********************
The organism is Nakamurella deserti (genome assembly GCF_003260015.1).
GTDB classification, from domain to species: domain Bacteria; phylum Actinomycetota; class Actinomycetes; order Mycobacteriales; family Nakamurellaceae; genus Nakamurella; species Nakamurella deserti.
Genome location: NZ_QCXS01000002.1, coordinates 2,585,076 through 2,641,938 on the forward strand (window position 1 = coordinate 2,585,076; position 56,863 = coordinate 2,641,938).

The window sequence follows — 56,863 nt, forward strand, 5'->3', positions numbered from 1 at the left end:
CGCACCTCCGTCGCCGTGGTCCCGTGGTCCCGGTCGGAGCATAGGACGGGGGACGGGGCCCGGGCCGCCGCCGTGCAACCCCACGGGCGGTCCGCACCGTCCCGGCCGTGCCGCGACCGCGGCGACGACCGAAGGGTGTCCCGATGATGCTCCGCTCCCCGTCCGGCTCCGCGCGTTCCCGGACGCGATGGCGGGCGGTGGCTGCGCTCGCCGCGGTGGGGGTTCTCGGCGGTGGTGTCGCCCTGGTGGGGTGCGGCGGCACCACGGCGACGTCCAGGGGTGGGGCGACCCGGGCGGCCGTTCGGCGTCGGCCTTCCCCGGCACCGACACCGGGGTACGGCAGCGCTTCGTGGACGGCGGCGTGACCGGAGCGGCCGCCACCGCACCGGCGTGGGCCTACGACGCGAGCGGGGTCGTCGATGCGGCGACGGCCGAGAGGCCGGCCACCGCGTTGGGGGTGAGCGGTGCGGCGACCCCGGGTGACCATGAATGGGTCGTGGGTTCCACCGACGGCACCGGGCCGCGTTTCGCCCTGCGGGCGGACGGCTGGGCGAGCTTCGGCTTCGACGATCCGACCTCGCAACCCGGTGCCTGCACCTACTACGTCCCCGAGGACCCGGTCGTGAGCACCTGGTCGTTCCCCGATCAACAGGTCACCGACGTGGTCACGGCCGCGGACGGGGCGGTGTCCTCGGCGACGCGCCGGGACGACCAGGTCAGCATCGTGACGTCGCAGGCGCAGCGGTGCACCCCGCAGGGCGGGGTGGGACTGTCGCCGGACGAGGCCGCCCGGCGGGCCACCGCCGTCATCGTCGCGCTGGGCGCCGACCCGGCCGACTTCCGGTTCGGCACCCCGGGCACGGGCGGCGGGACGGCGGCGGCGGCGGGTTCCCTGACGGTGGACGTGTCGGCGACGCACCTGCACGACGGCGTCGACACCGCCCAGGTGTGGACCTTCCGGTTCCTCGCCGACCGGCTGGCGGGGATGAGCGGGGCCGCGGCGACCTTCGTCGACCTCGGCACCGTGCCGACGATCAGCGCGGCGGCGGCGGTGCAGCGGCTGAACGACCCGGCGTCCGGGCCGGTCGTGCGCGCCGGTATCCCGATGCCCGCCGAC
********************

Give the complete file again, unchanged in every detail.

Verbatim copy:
The organism is Nakamurella deserti (genome assembly GCF_003260015.1).
GTDB classification, from domain to species: domain Bacteria; phylum Actinomycetota; class Actinomycetes; order Mycobacteriales; family Nakamurellaceae; genus Nakamurella; species Nakamurella deserti.
Genome location: NZ_QCXS01000002.1, coordinates 2,585,076 through 2,641,938 on the forward strand (window position 1 = coordinate 2,585,076; position 56,863 = coordinate 2,641,938).

The window sequence follows — 56,863 nt, forward strand, 5'->3', positions numbered from 1 at the left end:
CGCACCTCCGTCGCCGTGGTCCCGTGGTCCCGGTCGGAGCATAGGACGGGGGACGGGGCCCGGGCCGCCGCCGTGCAACCCCACGGGCGGTCCGCACCGTCCCGGCCGTGCCGCGACCGCGGCGACGACCGAAGGGTGTCCCGATGATGCTCCGCTCCCCGTCCGGCTCCGCGCGTTCCCGGACGCGATGGCGGGCGGTGGCTGCGCTCGCCGCGGTGGGGGTTCTCGGCGGTGGTGTCGCCCTGGTGGGGTGCGGCGGCACCACGGCGACGTCCAGGGGTGGGGCGACCCGGGCGGCCGTTCGGCGTCGGCCTTCCCCGGCACCGACACCGGGGTACGGCAGCGCTTCGTGGACGGCGGCGTGACCGGAGCGGCCGCCACCGCACCGGCGTGGGCCTACGACGCGAGCGGGGTCGTCGATGCGGCGACGGCCGAGAGGCCGGCCACCGCGTTGGGGGTGAGCGGTGCGGCGACCCCGGGTGACCATGAATGGGTCGTGGGTTCCACCGACGGCACCGGGCCGCGTTTCGCCCTGCGGGCGGACGGCTGGGCGAGCTTCGGCTTCGACGATCCGACCTCGCAACCCGGTGCCTGCACCTACTACGTCCCCGAGGACCCGGTCGTGAGCACCTGGTCGTTCCCCGATCAACAGGTCACCGACGTGGTCACGGCCGCGGACGGGGCGGTGTCCTCGGCGACGCGCCGGGACGACCAGGTCAGCATCGTGACGTCGCAGGCGCAGCGGTGCACCCCGCAGGGCGGGGTGGGACTGTCGCCGGACGAGGCCGCCCGGCGGGCCACCGCCGTCATCGTCGCGCTGGGCGCCGACCCGGCCGACTTCCGGTTCGGCACCCCGGGCACGGGCGGCGGGACGGCGGCGGCGGCGGGTTCCCTGACGGTGGACGTGTCGGCGACGCACCTGCACGACGGCGTCGACACCGCCCAGGTGTGGACCTTCCGGTTCCTCGCCGACCGGCTGGCGGGGATGAGCGGGGCCGCGGCGACCTTCGTCGACCTCGGCACCGTGCCGACGATCAGCGCGGCGGCGGCGGTGCAGCGGCTGAACGACCCGGCGTCCGGGCCGGTCGTGCGCGCCGGTATCCCGATGCCCGCCGAC